ATLANTA — President Donald Trump on Friday said he has deemed churches and other houses of worship “essential" and called on governors to allow them to reopen this weekend.
“Today I’m identifying houses of worship — churches, synagogues and mosques — as essential places that provide essential services," Trump said during an unannounced press conference.
Trump said if governors don't abide by his request, he will “override" them, though it's unclear what authority he has to do so.
Several clusters of coronavirus in Georgia have been traced back to church gatherings. The deadly virus spread among a church choir in Floyd County in March, leaving a 65-year-old grandmother of four dead.
Several more deaths have been traced back to funeral services in Albany.
Still, despite the ongoing threat, some Georgia churches are planning to reopen their doors this week.
Channel 2′s Lauren Pozen spoke with the archbishop of the Catholic church in Atlanta, who said in-person masses can begin again on Monday. Weekend services can begin next Saturday and Sunday.
Some parishes will reopen while others might not. It's up to the church and what their comfort level is.
Atlanta Archbishop Gregory Hartmayer said the plan will slowly allow people to reenter buildings again and to once again provide sacraments.
Parishioners will follow guidelines laid out by the Centers for Disease Control and Prevention.
Weeks ago, the CDC had prepared a draft of reopening guidelines for churches and other houses of worship weeks ago that included measures like maintaining distance between parishioners and limiting the size of gatherings.
CDC officials said its guidance for opening houses of worship is “non-binding public health guidance for consideration only; it is not meant to regulate or prescribe standards for interactions of faith communities in houses of worship.”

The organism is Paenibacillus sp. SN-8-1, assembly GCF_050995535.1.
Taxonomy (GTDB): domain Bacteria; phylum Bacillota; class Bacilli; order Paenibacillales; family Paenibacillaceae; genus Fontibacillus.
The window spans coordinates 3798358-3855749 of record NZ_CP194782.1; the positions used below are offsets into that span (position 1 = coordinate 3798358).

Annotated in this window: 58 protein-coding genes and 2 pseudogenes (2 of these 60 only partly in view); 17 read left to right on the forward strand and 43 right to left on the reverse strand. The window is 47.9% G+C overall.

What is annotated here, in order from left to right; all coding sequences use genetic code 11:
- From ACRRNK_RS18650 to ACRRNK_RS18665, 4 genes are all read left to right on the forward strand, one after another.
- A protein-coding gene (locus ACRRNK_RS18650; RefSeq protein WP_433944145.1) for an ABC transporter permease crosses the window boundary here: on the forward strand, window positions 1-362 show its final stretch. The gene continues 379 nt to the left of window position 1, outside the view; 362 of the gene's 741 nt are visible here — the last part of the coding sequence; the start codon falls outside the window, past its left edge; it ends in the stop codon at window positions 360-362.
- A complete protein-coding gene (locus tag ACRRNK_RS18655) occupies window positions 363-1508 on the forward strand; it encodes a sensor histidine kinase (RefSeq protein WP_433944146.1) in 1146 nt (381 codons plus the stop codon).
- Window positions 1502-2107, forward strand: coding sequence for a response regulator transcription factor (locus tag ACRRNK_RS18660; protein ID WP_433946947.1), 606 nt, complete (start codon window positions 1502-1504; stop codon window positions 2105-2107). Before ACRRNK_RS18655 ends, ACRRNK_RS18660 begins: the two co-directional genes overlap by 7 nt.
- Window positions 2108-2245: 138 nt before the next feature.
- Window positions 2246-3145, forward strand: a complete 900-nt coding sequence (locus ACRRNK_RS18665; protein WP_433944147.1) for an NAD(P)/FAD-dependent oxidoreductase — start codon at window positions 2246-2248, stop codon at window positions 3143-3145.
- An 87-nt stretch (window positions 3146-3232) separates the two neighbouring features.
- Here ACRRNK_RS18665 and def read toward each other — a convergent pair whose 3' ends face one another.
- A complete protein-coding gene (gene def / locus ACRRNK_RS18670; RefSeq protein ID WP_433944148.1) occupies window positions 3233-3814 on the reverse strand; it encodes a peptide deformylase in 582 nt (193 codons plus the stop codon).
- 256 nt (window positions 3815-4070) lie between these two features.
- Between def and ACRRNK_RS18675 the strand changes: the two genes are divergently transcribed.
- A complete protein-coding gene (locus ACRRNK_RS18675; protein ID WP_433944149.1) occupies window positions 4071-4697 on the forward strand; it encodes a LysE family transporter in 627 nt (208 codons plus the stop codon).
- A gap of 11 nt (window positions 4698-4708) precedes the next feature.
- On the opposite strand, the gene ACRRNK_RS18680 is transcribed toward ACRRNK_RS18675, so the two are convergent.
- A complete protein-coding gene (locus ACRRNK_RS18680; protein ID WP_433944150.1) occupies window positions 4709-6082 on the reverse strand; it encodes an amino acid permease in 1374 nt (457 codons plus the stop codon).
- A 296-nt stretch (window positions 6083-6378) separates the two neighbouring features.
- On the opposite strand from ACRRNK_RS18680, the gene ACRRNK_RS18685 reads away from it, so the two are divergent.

Maureen Smith, the director of communications for the Catholic church in Atlanta, said safety and sanitation are top priorities. She said in between each service, church pews will be wiped down, and that’s not all.
Smith said people who have been sheltering in place together can sit together at mass, but they must be six feet away from the next family unit.
“We’re asking parishioners to remove Bibles and song books from the pews so that the person isn’t using the same books used from the previous service,” Smith said.
Communion will also look a little different.
“We will not be distributing precious blood from the cup at this time,” Smith said. “That is something a lot of parishioners don’t do, distribute the cup during the regular flu season.”
Pozen talked to one parishioner who said he is looking forward to returning and that watching services online hasn’t been the greatest.
“Not on Facebook. You can’t hear it,” he said.
Churches also have the option to hold services outside. The archbishop said members who might not be comfortable yet to come back will be allowed to miss in-person mass through June 28.
The Associated Press contributed to this report.
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